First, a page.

I don’t pop anymore.
That is the impression I have of myself. I know what I will look like most work days. I know what I will look like at family celebrations, such as the one we had this Easter Sunday. And I do not pop.
Sixty years down the line, I am wary of suggesting to anyone that I might want to pop. On the other hand, I envy women the satisfaction of adding accessories – something orange or pink or gold, an African scarf or a lacquer bracelet – as they imagine someone else thinking, “Oh, that’s nice.”
At Easter dinner I sat next to a man in his early forties, a member of our family for five years now. He was describing a photo shoot at work for which he had needed to buy a sport coat. When he spoke of the black t-shirt he had worn with it, someone at table asked him to repeat what he had just said.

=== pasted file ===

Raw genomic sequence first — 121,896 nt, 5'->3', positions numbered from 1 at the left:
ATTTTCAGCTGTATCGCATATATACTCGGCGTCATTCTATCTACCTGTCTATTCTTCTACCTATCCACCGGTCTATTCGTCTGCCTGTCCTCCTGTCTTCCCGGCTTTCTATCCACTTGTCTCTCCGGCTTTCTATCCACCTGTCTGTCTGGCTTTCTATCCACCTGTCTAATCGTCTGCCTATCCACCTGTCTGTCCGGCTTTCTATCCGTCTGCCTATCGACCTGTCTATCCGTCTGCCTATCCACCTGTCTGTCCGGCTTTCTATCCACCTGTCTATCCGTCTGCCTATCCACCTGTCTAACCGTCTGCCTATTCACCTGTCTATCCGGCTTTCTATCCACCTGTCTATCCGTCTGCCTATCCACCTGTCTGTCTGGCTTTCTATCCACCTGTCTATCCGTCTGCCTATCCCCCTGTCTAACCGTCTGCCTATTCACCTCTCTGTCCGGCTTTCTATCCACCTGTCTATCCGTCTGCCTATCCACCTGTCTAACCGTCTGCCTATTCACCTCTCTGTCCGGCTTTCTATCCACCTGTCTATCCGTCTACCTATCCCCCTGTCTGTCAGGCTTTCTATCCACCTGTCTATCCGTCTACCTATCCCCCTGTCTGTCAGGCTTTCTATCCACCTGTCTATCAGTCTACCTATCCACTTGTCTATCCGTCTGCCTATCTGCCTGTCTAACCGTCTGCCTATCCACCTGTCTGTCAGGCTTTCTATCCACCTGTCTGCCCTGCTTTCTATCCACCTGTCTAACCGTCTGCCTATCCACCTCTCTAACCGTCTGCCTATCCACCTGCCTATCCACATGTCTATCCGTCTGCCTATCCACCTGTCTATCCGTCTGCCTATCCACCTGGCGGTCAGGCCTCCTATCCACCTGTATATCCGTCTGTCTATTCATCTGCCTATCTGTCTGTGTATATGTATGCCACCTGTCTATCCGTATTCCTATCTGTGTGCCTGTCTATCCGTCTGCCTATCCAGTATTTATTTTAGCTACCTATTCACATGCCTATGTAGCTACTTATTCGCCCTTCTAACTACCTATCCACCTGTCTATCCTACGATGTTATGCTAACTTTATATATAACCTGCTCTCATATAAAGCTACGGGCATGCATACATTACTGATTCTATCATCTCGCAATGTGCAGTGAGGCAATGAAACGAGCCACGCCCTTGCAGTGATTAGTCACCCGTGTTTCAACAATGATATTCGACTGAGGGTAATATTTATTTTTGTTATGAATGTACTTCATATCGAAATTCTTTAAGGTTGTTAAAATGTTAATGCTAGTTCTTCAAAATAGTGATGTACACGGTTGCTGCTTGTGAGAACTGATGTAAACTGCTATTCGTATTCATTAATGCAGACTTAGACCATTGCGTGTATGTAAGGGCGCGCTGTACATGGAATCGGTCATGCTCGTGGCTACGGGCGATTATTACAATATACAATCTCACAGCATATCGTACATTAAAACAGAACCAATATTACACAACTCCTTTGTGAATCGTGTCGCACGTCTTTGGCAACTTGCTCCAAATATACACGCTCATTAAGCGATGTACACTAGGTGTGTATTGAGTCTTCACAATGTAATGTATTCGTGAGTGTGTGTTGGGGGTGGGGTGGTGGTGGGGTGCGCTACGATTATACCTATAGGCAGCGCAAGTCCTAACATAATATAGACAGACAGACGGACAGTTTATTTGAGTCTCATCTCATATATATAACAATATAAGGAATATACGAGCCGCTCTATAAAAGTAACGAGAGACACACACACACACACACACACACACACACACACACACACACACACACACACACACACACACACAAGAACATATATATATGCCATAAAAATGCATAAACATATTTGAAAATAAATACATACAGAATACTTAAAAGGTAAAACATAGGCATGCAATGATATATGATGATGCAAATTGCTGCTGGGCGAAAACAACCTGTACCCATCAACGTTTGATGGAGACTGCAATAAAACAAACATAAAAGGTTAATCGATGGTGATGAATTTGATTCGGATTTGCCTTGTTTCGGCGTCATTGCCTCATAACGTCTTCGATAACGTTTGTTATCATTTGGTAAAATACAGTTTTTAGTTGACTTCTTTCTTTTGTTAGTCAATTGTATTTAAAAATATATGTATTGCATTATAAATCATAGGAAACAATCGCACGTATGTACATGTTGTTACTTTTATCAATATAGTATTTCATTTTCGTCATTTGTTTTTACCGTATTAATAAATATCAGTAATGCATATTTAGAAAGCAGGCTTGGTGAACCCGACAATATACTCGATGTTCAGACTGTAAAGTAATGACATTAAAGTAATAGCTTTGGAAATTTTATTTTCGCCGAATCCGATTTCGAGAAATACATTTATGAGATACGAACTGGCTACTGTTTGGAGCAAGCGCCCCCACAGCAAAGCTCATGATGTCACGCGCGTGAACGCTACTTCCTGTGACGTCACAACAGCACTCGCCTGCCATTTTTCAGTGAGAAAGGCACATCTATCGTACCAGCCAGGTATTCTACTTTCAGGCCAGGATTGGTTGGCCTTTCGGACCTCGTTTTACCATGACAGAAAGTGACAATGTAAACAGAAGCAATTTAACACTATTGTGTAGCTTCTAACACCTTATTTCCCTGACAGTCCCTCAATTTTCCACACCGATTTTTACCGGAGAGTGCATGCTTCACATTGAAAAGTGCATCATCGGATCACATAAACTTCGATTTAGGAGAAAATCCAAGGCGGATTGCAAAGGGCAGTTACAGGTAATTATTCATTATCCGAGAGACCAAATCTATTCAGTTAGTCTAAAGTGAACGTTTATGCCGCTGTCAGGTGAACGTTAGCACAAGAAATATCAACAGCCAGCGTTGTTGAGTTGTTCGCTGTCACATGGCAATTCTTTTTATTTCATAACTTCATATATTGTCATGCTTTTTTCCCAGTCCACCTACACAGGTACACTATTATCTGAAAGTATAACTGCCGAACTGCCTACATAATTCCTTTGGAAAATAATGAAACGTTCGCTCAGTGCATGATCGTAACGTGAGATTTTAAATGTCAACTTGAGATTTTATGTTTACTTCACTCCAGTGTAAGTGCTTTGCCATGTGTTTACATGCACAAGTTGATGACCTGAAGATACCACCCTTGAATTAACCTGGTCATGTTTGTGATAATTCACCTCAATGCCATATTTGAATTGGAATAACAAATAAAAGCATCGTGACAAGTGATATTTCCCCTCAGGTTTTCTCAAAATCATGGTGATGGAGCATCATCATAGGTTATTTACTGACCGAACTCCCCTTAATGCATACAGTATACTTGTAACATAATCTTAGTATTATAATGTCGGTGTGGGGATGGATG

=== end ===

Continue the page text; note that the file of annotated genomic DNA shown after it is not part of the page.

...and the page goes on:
I got that he would have popped with the black t-shirt. His instincts had been right, I thought. Besides, a photographer would never have allowed the wrong look in images destined for a work publication.
“Only old men wear ties everyday for work,” someone near me said – immediately adding an apology in my direction.
I did not mind. I do indeed wear a tie most days at work – as my father did before me. The shirts I wear are not expensive ones but with a suitable tie, they produce a look to which people nod, sometimes in a way they barely notice.
I nod to the look as well.
At seven o’clock each weekday morning, standing in front of the bathroom mirror, I push the knot of a tie up to my collar. Briefly and privately, I pop. I think.